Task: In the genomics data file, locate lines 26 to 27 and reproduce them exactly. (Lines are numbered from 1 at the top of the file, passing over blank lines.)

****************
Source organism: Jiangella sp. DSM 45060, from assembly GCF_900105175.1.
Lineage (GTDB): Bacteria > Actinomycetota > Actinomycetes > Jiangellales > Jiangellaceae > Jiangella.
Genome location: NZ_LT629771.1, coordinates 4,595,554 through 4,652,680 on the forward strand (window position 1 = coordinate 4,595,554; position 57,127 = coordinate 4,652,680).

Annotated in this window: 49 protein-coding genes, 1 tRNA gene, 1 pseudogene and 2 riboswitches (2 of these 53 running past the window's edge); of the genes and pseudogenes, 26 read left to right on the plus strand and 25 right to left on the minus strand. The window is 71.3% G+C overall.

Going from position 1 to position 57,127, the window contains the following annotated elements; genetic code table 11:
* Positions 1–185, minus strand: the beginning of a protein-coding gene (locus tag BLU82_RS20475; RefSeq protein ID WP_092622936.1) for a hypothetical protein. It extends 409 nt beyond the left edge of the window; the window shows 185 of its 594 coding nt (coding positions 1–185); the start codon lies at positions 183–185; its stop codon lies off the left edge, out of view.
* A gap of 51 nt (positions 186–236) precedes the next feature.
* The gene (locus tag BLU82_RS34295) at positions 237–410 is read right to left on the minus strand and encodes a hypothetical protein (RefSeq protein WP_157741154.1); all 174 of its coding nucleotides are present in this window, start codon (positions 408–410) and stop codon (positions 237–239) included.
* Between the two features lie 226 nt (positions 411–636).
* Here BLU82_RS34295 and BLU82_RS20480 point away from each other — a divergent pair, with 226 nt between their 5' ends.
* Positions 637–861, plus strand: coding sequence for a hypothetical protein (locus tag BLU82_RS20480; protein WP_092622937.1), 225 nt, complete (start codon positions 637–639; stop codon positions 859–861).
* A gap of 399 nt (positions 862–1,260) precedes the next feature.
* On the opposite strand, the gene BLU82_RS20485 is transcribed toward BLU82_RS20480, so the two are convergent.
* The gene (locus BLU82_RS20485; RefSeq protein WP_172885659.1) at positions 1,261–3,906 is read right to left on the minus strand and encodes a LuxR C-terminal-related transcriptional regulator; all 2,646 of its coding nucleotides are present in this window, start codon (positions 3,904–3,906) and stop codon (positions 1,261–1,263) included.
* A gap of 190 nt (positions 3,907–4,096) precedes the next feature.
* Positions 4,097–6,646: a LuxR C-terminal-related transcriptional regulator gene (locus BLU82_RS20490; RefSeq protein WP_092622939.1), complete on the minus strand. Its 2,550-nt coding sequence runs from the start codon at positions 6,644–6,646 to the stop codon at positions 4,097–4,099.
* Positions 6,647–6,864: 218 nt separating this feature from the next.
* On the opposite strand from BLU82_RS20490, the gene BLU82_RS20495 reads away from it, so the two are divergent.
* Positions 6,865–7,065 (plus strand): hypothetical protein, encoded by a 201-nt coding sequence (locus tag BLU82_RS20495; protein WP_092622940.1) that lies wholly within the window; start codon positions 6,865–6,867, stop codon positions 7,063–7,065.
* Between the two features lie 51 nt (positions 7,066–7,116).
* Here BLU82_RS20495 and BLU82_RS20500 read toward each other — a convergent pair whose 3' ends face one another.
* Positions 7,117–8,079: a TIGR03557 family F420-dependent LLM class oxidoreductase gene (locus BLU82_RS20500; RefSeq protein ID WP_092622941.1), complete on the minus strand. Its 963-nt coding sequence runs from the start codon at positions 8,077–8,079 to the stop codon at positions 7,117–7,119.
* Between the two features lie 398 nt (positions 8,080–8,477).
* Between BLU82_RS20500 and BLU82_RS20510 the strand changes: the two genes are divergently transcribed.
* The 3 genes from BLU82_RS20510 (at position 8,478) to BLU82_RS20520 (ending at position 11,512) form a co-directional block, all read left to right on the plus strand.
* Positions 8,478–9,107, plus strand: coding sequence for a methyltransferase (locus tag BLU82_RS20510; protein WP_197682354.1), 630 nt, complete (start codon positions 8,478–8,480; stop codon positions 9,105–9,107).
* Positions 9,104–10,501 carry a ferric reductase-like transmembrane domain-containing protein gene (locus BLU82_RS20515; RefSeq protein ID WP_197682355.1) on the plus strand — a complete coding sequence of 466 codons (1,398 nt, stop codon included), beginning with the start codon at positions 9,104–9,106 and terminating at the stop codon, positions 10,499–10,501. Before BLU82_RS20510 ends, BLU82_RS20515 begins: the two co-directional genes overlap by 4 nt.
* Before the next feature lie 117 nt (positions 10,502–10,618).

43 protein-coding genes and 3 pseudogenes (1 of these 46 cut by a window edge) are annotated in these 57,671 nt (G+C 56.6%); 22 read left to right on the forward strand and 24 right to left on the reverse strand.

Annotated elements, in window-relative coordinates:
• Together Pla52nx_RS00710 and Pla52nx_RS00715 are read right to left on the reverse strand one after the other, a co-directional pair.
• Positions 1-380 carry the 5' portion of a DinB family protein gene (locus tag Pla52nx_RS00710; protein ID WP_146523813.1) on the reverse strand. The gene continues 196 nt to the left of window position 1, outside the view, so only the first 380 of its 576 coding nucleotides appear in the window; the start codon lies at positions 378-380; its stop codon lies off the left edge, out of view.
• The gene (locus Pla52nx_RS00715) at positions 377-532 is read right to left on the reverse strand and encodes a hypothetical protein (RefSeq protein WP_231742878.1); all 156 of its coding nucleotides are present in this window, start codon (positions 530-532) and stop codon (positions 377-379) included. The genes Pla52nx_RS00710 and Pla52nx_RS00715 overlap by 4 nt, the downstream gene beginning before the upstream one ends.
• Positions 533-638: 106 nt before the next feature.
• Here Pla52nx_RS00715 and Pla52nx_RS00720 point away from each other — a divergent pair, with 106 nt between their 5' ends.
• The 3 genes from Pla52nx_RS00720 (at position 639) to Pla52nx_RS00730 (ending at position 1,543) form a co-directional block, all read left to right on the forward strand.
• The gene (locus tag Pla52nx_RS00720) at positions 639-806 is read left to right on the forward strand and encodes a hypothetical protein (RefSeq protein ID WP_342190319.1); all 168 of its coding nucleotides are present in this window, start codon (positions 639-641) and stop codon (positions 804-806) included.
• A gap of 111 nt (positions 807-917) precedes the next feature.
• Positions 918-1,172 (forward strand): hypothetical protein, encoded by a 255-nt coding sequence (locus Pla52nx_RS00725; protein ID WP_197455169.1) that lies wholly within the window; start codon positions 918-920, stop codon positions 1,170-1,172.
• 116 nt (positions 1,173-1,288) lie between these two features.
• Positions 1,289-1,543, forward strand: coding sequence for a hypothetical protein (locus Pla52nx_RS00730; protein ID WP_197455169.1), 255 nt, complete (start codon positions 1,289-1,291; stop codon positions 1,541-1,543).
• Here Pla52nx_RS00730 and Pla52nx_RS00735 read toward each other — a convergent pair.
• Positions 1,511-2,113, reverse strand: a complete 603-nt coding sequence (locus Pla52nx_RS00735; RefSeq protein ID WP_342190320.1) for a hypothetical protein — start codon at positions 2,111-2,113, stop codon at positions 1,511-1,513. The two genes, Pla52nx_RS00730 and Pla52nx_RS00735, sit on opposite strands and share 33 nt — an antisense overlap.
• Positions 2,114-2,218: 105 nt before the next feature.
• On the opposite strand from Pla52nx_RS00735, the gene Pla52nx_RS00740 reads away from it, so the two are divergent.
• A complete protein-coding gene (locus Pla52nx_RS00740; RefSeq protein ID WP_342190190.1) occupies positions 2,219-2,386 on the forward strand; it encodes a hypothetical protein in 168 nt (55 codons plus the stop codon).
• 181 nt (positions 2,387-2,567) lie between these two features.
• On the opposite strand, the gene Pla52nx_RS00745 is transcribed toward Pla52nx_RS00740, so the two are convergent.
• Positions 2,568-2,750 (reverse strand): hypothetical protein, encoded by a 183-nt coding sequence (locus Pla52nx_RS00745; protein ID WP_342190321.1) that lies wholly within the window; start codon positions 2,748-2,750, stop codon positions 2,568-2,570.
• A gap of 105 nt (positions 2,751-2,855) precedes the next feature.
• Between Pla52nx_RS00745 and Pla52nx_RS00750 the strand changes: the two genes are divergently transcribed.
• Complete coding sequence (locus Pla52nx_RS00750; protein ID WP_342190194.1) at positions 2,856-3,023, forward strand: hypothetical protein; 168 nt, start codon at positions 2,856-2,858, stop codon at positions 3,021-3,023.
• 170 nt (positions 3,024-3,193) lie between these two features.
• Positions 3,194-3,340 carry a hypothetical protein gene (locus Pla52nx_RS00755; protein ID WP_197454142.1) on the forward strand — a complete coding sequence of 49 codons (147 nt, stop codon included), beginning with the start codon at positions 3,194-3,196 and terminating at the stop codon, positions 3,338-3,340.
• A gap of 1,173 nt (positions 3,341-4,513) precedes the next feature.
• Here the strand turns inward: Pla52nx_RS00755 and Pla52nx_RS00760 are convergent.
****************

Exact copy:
* Positions 8,478–9,107, plus strand: coding sequence for a methyltransferase (locus tag BLU82_RS20510; protein WP_197682354.1), 630 nt, complete (start codon positions 8,478–8,480; stop codon positions 9,105–9,107).
* Positions 9,104–10,501 carry a ferric reductase-like transmembrane domain-containing protein gene (locus BLU82_RS20515; RefSeq protein ID WP_197682355.1) on the plus strand — a complete coding sequence of 466 codons (1,398 nt, stop codon included), beginning with the start codon at positions 9,104–9,106 and terminating at the stop codon, positions 10,499–10,501. Before BLU82_RS20510 ends, BLU82_RS20515 begins: the two co-directional genes overlap by 4 nt.